A8. Yes. Sidewalks surrounding company parking lots are considered part of the employer's premises. Injuries and illnesses which result from an event or exposure on the employer's premises are considered work related for OSHA injury and illness recordkeeping purposes (page 32, section C1). Work related injuries which require treatment beyond first aid are recordable (page 42, section F1).

Q9. An employee has to use a swipe badge to get through the gate and is now on the employer's premises, has a car accident prior to "clocking in" while on the premises and has treatment beyond first aid, is this recordable?

A9. An employee's normal commute from home to office (i.e. parking lot) and return is not considered to be work related (page 36, Q&A C-19). Therefore, any injury or illness occurring during this trip would not be recordable.

Q10. An employee comes back into the facility during second shift to sell "Am-Way" to co-workers. He has an injury inside the plant requiring treatment beyond first aid. Is this recordable?

A10. Yes, unless he was present as a member of the general public and not an employee. Injuries and illnesses which result from an event or exposure on the employer's premises are considered work related for OSHA injury and illness recordkeeping purposes (page 32, section C1). Work related injuries which require treatment beyond first aid are recordable (page 42, section F1). For cases such as this to be recordable, there must be some relationship between the person's presence on the premises and his or her status as an employee. Employers should ask themselves, Would the person have been on the premises but for the fact that he or she was an employee? It is important to note that the focus is on the status of the person as an employee, not on the activity the person was engaged in at the time of the event or exposure (page 34, C-9).

Q11. An employee is attending a mandatory training at a facility "off-site". She drives into the parking lot, gets out of her car and is walking across the parking lot going to the training building and slips on the ice. She has treatment beyond first aid. Is this recordable? (the class did not begin yet)

A11. To determine work relationship for this scenario, it must first be established whether the employee was in "travel status" or engaged in her normal commute. Employees in travel status must either be: (1) outside their normal area of operation, or (2) working off premises for more than a normal workday (such as staying overnight) (page 37, Q&A C-22). Employees off premises in non-travel status work within their normally scheduled hours and normal geographic area of operation. An interpretation of "normal geographic area" includes the town or city where the employee normally works and directly adjoining municipalities. If the employee was in "travel status", the injury would be considered work related and should be recorded. If the injury occurred during a normal commute, it would not be considered work related and should not be recorded (page 36, C-19).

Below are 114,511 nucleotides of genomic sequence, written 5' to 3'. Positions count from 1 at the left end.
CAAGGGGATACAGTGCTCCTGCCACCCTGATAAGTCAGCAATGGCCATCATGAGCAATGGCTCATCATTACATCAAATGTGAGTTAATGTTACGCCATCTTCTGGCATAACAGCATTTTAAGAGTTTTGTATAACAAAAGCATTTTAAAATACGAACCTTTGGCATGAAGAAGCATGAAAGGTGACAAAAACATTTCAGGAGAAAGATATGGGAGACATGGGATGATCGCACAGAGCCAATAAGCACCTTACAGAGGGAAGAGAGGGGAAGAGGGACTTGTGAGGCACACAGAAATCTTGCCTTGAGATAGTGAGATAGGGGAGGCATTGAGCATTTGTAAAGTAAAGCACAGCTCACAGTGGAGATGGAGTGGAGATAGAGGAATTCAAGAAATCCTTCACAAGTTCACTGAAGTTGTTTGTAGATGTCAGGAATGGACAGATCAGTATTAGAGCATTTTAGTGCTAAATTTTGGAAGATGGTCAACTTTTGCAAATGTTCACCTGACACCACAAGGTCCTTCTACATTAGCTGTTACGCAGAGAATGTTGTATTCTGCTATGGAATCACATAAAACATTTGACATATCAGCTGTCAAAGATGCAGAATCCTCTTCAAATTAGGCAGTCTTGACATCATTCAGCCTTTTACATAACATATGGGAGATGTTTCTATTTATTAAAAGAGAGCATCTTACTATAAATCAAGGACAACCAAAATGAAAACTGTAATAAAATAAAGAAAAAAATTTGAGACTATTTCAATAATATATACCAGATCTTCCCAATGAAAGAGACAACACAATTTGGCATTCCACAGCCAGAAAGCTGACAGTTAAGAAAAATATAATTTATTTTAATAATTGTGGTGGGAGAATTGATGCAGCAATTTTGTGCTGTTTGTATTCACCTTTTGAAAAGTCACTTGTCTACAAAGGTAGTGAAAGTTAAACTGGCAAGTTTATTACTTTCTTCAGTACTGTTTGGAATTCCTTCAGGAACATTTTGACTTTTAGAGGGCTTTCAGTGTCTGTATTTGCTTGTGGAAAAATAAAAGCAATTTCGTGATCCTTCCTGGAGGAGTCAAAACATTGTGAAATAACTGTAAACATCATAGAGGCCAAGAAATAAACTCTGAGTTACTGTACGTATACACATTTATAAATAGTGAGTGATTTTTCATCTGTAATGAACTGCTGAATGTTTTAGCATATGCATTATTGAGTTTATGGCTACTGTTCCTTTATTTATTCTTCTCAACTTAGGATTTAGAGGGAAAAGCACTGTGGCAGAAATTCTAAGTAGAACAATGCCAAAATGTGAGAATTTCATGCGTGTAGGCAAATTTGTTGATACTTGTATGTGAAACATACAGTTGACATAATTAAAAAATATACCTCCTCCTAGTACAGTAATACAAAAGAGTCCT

Q12. If an employee is injured on the premises, but has not "clocked" in yet, has an injury requiring more than first aid, is this recordable? The employee comes into work to read the newspaper and visit co-workers.

A12. Yes. Injuries and illnesses which result from an event or exposure on the employer's premises are considered work related for OSHA injury and illness recordkeeping purposes (page 32, section C1). Work related injuries which require treatment beyond first aid are recordable (page 42, section F1). For cases such as this to be recordable, there must be some relationship between the person's presence on the premises and his or her status as an employee. Employers should ask themselves, Would the person have been on the premises but for the fact that he or she was an employee? It is important to note that the focus is on the status of the person as an employee, not on the activity the person was engaged in at the time of the event or exposure (page 34, C-9).

I hope you find this information useful. If you have any further questions, please contact us at Area Code (202) 219-6463.

Sincerely,



Bob Whitmore
Chief
Division of Recordkeeping Requirements


Archive Notice - OSHA Archive

NOTICE: This is an OSHA Archive Document, and may no longer represent OSHA Policy. It is presented here as historical content, for research and review purposes only.


Standard Interpretations - Table of Contents Standard Interpretations - (Archived) Table of Contents